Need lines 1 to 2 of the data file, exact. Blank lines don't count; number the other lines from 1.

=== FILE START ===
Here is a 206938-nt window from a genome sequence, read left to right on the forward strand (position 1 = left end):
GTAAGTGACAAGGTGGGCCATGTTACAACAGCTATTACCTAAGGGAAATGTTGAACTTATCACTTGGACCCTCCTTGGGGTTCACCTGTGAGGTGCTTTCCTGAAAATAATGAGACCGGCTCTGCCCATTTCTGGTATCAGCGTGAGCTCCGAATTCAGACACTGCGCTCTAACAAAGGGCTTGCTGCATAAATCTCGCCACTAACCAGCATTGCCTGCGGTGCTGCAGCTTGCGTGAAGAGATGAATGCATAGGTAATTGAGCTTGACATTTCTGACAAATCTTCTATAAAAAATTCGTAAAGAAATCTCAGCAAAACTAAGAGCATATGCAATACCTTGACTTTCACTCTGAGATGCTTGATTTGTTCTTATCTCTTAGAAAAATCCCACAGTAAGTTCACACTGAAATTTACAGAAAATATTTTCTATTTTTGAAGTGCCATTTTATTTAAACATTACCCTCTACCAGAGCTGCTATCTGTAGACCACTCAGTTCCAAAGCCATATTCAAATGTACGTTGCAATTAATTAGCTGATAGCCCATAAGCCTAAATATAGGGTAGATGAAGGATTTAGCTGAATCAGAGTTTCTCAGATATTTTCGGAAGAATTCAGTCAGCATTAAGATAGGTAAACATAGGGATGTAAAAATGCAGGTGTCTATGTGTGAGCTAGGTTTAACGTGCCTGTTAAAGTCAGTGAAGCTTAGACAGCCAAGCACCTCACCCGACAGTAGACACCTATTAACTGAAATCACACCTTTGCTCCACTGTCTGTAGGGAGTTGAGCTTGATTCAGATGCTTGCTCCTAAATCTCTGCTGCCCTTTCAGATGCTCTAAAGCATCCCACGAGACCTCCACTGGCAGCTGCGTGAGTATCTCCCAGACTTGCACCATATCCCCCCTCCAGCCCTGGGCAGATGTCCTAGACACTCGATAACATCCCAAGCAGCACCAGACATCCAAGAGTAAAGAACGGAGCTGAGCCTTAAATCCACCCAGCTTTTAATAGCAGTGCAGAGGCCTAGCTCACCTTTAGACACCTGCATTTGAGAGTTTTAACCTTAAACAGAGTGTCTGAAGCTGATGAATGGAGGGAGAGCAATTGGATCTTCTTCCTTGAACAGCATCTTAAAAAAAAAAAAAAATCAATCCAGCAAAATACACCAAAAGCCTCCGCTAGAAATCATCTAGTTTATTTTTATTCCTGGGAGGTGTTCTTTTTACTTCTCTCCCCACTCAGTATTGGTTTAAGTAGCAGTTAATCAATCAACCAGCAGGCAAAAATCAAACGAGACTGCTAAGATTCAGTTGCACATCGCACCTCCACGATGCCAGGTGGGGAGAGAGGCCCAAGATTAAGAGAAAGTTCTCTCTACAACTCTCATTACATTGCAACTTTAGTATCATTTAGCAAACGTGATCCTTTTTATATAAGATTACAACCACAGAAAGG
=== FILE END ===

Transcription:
Here is a 206938-nt window from a genome sequence, read left to right on the forward strand (position 1 = left end):
GTAAGTGACAAGGTGGGCCATGTTACAACAGCTATTACCTAAGGGAAATGTTGAACTTATCACTTGGACCCTCCTTGGGGTTCACCTGTGAGGTGCTTTCCTGAAAATAATGAGACCGGCTCTGCCCATTTCTGGTATCAGCGTGAGCTCCGAATTCAGACACTGCGCTCTAACAAAGGGCTTGCTGCATAAATCTCGCCACTAACCAGCATTGCCTGCGGTGCTGCAGCTTGCGTGAAGAGATGAATGCATAGGTAATTGAGCTTGACATTTCTGACAAATCTTCTATAAAAAATTCGTAAAGAAATCTCAGCAAAACTAAGAGCATATGCAATACCTTGACTTTCACTCTGAGATGCTTGATTTGTTCTTATCTCTTAGAAAAATCCCACAGTAAGTTCACACTGAAATTTACAGAAAATATTTTCTATTTTTGAAGTGCCATTTTATTTAAACATTACCCTCTACCAGAGCTGCTATCTGTAGACCACTCAGTTCCAAAGCCATATTCAAATGTACGTTGCAATTAATTAGCTGATAGCCCATAAGCCTAAATATAGGGTAGATGAAGGATTTAGCTGAATCAGAGTTTCTCAGATATTTTCGGAAGAATTCAGTCAGCATTAAGATAGGTAAACATAGGGATGTAAAAATGCAGGTGTCTATGTGTGAGCTAGGTTTAACGTGCCTGTTAAAGTCAGTGAAGCTTAGACAGCCAAGCACCTCACCCGACAGTAGACACCTATTAACTGAAATCACACCTTTGCTCCACTGTCTGTAGGGAGTTGAGCTTGATTCAGATGCTTGCTCCTAAATCTCTGCTGCCCTTTCAGATGCTCTAAAGCATCCCACGAGACCTCCACTGGCAGCTGCGTGAGTATCTCCCAGACTTGCACCATATCCCCCCTCCAGCCCTGGGCAGATGTCCTAGACACTCGATAACATCCCAAGCAGCACCAGACATCCAAGAGTAAAGAACGGAGCTGAGCCTTAAATCCACCCAGCTTTTAATAGCAGTGCAGAGGCCTAGCTCACCTTTAGACACCTGCATTTGAGAGTTTTAACCTTAAACAGAGTGTCTGAAGCTGATGAATGGAGGGAGAGCAATTGGATCTTCTTCCTTGAACAGCATCTTAAAAAAAAAAAAAAATCAATCCAGCAAAATACACCAAAAGCCTCCGCTAGAAATCATCTAGTTTATTTTTATTCCTGGGAGGTGTTCTTTTTACTTCTCTCCCCACTCAGTATTGGTTTAAGTAGCAGTTAATCAATCAACCAGCAGGCAAAAATCAAACGAGACTGCTAAGATTCAGTTGCACATCGCACCTCCACGATGCCAGGTGGGGAGAGAGGCCCAAGATTAAGAGAAAGTTCTCTCTACAACTCTCATTACATTGCAACTTTAGTATCATTTAGCAAACGTGATCCTTTTTATATAAGATTACAACCACAGAAAGG